June 8, 2021
By the USC Equity Research Institute and the California Community Foundation
Authors: Carolina Otero, Cynthia Moreno, Dalia Gonzalez, Emma Yudelevitch, Jeffer Giang, Manuel Pastor, Sabrina Kim, Sarah Balcha, and Thai Le
Immigrants are a vital and large part of L.A. County, and have played a critical role in helping L.A. weather through the COVID-19 pandemic. A large share of “essential” jobs in L.A. County are held by immigrant workers; however, immigrants are disproportionately affected by the consequences of this global pandemic. Immigrants, especially undocumented immigrants, disproportionately lack access to health insurance, are less likely to have a financial safety net, and are less digitally connected. The State of Immigrants in Los Angeles County (SOILA) 2021 builds on the framework from SOILA 2020 by making immigrant integration the focus while examining how the data is now colored by the various impacts of COVID-19.
Many Angelenos know how important and expansive L.A. immigrants are in our communities—not only for their large numbers, but inherently as people who choose to live their lives, follow their dreams, and provide for their families in L.A. County. Immigrant Angelenos deserve dignified relief to weather through the COVID-19 pandemic—relief that is funded by local, state, and federal governmental bodies and is in partnership with immigrant-serving organizations. As a new administration transitions in, L.A. County, containing a large share of undocumented immigrants, must be ready to respond to any changes that emerge at the federal level, including affirmative immigration relief.
Included in a more equitable recovery for immigrants is a commitment to racial justice. The same white supremacist systems that detain immigrants in horrific conditions and exclude them from all areas of life are also over-policing and incarcerating Black and Brown communities within our cities. COVID-19 scapegoating and hate crimes against Asian Americans not only harm Asian and Pacific Islander immigrants, but affects all immigrants and non-immigrants alike.
Our second SOILA report attempts to better understand how immigrants are faring economically, if they are connected to and engaging in civic life, and how L.A. County creates a welcoming environment, within the challenging context of the COVID-19 pandemic.
Download report links
Videos and Media
Watch ERI’s Cynthia Moreno and Manuel Pastor present the report findings at #ImmigrationSummit2021
#ImmigrationSummit2021 panel with local elected officials Holly Mitchell, Hilda Solis, Nury Martinez, and Gil Cedillo, moderated by Manuel Pastor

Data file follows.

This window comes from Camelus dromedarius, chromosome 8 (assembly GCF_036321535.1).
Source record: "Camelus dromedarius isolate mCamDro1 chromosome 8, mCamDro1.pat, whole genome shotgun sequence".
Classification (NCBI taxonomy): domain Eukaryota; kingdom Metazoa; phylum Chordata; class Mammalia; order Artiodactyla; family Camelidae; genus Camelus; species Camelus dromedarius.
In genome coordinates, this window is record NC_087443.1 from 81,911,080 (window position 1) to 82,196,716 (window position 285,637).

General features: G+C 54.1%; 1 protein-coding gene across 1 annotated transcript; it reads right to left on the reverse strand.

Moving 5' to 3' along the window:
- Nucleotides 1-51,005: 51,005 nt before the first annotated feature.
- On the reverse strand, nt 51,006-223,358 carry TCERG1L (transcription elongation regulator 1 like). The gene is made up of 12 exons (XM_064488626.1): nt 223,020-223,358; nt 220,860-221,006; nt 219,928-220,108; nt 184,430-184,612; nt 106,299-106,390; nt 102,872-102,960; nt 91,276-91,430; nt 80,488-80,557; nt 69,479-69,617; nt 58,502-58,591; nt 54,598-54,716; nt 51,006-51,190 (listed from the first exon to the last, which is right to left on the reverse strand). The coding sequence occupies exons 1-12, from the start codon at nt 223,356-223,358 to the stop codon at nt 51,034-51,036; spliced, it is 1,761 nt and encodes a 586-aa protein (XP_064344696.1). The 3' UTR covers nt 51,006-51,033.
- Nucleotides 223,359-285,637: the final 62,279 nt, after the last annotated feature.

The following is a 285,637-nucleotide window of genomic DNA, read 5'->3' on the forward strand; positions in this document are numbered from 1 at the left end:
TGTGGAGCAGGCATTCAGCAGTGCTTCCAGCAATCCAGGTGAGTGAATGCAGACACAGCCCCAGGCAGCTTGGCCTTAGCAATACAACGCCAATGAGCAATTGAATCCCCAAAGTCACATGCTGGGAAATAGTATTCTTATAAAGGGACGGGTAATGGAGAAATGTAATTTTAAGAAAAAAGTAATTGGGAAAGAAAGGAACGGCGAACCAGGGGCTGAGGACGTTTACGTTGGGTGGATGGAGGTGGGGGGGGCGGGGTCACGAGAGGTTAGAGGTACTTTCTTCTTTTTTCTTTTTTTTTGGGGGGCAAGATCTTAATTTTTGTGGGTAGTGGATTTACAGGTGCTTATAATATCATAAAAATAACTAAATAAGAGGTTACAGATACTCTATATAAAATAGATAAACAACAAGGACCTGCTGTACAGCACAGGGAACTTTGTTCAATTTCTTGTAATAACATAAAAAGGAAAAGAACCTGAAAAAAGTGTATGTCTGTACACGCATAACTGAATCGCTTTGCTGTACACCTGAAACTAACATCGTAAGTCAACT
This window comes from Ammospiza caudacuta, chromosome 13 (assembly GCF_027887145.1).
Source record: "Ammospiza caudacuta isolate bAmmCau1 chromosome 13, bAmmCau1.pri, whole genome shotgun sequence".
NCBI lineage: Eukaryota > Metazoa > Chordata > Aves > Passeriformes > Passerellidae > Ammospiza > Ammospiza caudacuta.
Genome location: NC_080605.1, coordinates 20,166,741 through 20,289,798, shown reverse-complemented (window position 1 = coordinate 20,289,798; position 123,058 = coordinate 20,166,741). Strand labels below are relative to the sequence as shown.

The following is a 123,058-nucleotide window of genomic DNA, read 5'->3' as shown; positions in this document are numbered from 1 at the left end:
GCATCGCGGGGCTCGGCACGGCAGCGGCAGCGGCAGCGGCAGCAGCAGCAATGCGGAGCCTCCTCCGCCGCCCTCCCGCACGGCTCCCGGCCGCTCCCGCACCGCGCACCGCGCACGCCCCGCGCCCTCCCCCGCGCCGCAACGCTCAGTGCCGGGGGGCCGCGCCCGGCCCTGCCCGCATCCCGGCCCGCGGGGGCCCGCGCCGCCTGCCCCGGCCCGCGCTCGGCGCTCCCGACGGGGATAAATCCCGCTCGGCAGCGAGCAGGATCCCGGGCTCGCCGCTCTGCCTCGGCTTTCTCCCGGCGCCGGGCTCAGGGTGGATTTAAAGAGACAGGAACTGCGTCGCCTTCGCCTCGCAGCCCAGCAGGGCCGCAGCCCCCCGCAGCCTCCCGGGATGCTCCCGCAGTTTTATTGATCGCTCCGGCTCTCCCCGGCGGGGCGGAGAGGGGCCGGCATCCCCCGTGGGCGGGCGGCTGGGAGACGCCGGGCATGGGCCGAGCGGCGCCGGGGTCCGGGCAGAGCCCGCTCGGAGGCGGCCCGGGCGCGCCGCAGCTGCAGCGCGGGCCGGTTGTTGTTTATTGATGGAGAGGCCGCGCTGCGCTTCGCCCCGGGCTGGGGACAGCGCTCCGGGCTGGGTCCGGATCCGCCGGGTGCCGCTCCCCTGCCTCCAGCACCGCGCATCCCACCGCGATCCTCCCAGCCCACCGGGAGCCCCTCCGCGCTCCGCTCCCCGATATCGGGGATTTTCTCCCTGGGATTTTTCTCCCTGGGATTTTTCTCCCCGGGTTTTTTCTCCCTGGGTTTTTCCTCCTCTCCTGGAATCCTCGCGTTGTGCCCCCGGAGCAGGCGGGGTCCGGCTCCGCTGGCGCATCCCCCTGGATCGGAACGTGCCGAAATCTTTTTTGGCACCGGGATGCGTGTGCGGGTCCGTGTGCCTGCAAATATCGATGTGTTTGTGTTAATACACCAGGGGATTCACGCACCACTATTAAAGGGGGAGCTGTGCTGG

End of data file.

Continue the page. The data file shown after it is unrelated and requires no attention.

State of immigrants in LA County: USC report shows disparities in COVID pandemic’s impact
Data 4 the Day: Learn more about the challenges that different groups of immigrant workers face in our upcoming SOILA 2021 report!
Ten Lessons for our Immigrant Future
With equity and full inclusion in mind, we encourage L.A. County institutions, organizations, elected leaders, and constituents to consider the following recommendations in our movement toward immigrant integration and inclusion in the wake of COVID-19.
ERI’s California Immigrant Data Portal
Some of the charts from the SOILA 2021 report can also be found in the California Immigrant Data Portal.
For more data and downloadable charts, check out our Data Portal!
Read our other publications by research area
Immigrant Integration & Racial Justice
Our work on immigrant integration and racial justice brings together three emphases: scholarship that draws on academic theory and rigorous research, data that provides information structured to highlight the process of immigrant integration over time, and engagement that seeks to create new dialogues with government, community organizers, business and civic leaders, immigrants and the voting public to advance immigrant integration and racial equity.
Economic Inclusion & Climate Equity
In the area of economic inclusion, we at ERI advance academic theory and practical applications linking economic growth, environmental quality, and civic health with bridging of racial and other gaps; produce accessible and actionable data and analysis through the data tools; and establish research partnerships to deepen and advance the dialogue, planning, and actions around racial equity, environmental justice, and the built environment.
Social Movements & Governing Power
ERI’s work in the area of governing power includes: conducting cross-disciplinary studies of today’s social movements, supporting learning and strategizing efforts to advance dialogues among organizers, funders, intermediaries, evaluators, and academics, and developing research-based social change frameworks and tools to inform—and be informed by—real-world, real-time efforts towards a vision of deep change.
In 2020, the USC Program for Environmental and Regional Equity (PERE) and the USC Center for the Study of Immigrant Integration (CSII) merged to form the USC Equity Research Institute (ERI).
The full list of publications published under our previous and current names can be found in our publications directory.